Historical Sketch on Town Crier
Town criers could well be described as “historical newscasters”. It is known that the tradition was started in ancient Greece, when heralds were used to announce the severing of relationships which would lead to an official proclamation of war. The herald would also be used to bear proposals of truce or armistice.
The origin of the word “stentorian” has been attributed to the Greek warrior Stentor, who played a part in the Trojan war and whose voice was said to be as powerful as the voices of 50 other men. The first use of criers in the British Isles was said to date back to Norman times, when the cry “oyez, oyez, oyez”, (old French for “hear ye”) was used to draw the attention of the mostly illiterate public to matters of importance.
As town criers enjoyed royal protection, the command “don’t shoot the messenger” had very real significance. In the capital city of Edinburgh, one of the last known town criers was George Pratt – about the year 1784 – who was noted for his pompous delivery in discharging his duties. George had a high opinion of the importance and dignity of his situation as a public officer. They persecuted him with the cry of “quack, quack!” – a monosyllable which was particularly offensive to his ears. This cry was sometimes varied into “swallow’s nest”, a phrase which he also abominated, as it made an allusion to a personal deformity – a large wen that grew beneath his chin.
The Medium is NOT the message
Hermes, the fleet-footed messenger with wings on his heels and cap symbolizes fast floral delivery. However, Hermes was originally neither winged nor a messenger - that role was reserved for the rainbow goddess Iris. He was, instead, clever, tricky, a thief, and, with his awakening or sleep-conferring wand, the original sandman whose descendants include a major Greek hero and a noisy, fun-loving god.
In the Iliad, Iris is the messenger god and in the Odyssey, it's Hermes, but even in the Iliad (Book 2), there is a passage where in the words of Timothy Ganz, Hermes serves as courier:
"Then King Agamemnon rose, holding his sceptre. This was the work of Vulcan, who gave it to Jove the son of Saturn. Jove gave it to Mercury, slayer of Argus, guide and guardian. King Mercury gave it to Pelops, the mighty charioteer, and Pelops to Atreus, shepherd of his people. Atreus, when he died, left it to Thyestes, rich in flocks, and Thyestes in his turn left it to be borne by Agamemnon, that he might be lord of all Argos and of the isles."
In this sense, town criers have been took their role as Hermes and then were used to issue warnings and acted as conveyors of local news. In Haddington, East Lothian, after a fire which destroyed one side of the High Street in 1598, the “coal and candle” proclamation was introduced. This was an instruction to the burghers to acquaint themselves with every device for fire prevention. The proclamation was announced by the town crier nightly except Sunday from Martinmas to Candlemas.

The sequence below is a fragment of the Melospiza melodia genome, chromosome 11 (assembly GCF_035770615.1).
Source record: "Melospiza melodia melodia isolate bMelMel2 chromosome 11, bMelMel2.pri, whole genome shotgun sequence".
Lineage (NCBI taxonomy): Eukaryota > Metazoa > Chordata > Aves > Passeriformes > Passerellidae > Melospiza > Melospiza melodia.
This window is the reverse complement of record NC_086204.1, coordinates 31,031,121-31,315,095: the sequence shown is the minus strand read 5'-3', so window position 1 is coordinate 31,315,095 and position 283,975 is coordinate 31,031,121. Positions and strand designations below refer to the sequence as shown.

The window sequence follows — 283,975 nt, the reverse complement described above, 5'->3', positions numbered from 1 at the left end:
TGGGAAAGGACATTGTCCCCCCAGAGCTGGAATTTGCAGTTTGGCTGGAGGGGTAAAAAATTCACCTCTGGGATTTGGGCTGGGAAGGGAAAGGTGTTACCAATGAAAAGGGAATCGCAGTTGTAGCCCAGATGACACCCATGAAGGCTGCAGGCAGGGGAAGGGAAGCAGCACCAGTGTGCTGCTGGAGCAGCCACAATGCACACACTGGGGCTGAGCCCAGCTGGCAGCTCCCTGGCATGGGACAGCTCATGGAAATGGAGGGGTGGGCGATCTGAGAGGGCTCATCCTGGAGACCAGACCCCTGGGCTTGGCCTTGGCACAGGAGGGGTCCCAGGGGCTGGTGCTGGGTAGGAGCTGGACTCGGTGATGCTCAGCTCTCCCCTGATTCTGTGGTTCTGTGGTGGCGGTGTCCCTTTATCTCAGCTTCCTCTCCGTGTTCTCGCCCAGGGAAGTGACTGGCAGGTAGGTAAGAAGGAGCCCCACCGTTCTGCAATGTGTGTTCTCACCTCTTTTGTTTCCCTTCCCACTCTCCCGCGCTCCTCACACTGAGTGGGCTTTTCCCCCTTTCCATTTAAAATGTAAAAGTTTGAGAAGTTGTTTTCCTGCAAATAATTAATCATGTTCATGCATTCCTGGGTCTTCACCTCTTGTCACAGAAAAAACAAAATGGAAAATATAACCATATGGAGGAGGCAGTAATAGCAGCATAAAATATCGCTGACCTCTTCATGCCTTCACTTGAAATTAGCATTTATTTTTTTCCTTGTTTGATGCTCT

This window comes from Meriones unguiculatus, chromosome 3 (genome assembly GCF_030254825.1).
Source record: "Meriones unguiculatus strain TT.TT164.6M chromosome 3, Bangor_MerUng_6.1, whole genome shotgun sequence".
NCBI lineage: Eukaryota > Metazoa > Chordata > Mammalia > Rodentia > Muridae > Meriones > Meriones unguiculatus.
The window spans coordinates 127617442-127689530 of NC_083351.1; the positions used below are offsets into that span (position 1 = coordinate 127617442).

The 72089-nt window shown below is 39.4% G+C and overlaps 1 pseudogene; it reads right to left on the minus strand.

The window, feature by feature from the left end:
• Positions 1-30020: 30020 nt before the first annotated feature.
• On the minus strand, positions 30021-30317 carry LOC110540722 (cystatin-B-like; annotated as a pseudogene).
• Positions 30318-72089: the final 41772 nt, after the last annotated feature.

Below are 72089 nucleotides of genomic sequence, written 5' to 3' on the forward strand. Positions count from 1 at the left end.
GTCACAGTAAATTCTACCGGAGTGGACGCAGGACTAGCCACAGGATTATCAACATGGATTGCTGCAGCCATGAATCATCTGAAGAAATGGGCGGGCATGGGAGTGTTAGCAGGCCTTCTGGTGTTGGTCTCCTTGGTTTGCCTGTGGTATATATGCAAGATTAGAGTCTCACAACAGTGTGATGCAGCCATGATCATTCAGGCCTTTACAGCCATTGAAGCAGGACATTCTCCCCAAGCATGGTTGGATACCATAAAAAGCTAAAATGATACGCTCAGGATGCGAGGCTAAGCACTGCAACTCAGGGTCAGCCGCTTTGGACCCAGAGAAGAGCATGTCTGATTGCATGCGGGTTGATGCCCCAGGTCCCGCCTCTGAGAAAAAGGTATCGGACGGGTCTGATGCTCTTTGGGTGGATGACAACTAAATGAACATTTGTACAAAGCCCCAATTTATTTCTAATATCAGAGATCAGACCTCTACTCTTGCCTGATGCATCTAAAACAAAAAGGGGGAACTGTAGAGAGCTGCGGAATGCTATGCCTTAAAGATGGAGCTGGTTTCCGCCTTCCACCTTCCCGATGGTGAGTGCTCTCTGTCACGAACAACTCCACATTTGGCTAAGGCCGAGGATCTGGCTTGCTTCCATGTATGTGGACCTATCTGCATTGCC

Isn’t it still “Alive”? Pops and hisses: Cyborg as Double-Headed figures
When technologies comes to us, people need to examine how they came to get their knowledge and advocate self-examination to identify possible biases so that individuals can avoid believing in “unlocatable, and so irresponsible, knowledge claims” not just being dependent on messengers who let us know what is happening. (Haraway, Situated Knowledges 583). Reiterating the importance of acknowledging one’s hybridism, she emphasizes the danger of acquiring knowledge from only one source: “the moral is simple: only partial perspective promises objective vision” (583). She encourages objectivism, deconstruction, partiality and critical interpretation. Her insistence that partial perspectives must be used to build situated knowledge is reflective of her construction of the hybrid-cyborg: The knowing self is partial in all its guises, never finished, whole, simply there and original; it is always constructed and stitched together imperfectly, and therefore able to join with another, to see together without claiming to be another (586).
The cyborg is a utopian figure that is representative of a possible world-view and a political figure that Haraway wants women to embrace and “code”. However, the cyborg is also dangerous. In the same way that cyborgs build networks of affinities with no beginning and no end, they also represent networks of communication that can exert control with no beginning and no end. The irony that the cyborg figure embodies both of these optimistic and terrible possibilities is one of the more challenging concepts within A Manifesto For Cyborgs. Haraway believes that it is impossible to escape the cyborg as a site of contestation (Penley et al 13). The challenge, she believes, is to “see from both perspectives at once because each reveals both dominations and possibilities unimaginable from the other vantage point” (Haraway, A Manifesto For Cyborgs 154). That is, in order to embrace the metaphor of the cyborg as a way to build coalitions and value partial identities, one must be prepared to recognize the dangers of this mythical figure. The dangers arise when we stop contesting the boundary definitions of human and animal, organism and machine; without such contestation, biological and technological determinism will prevail.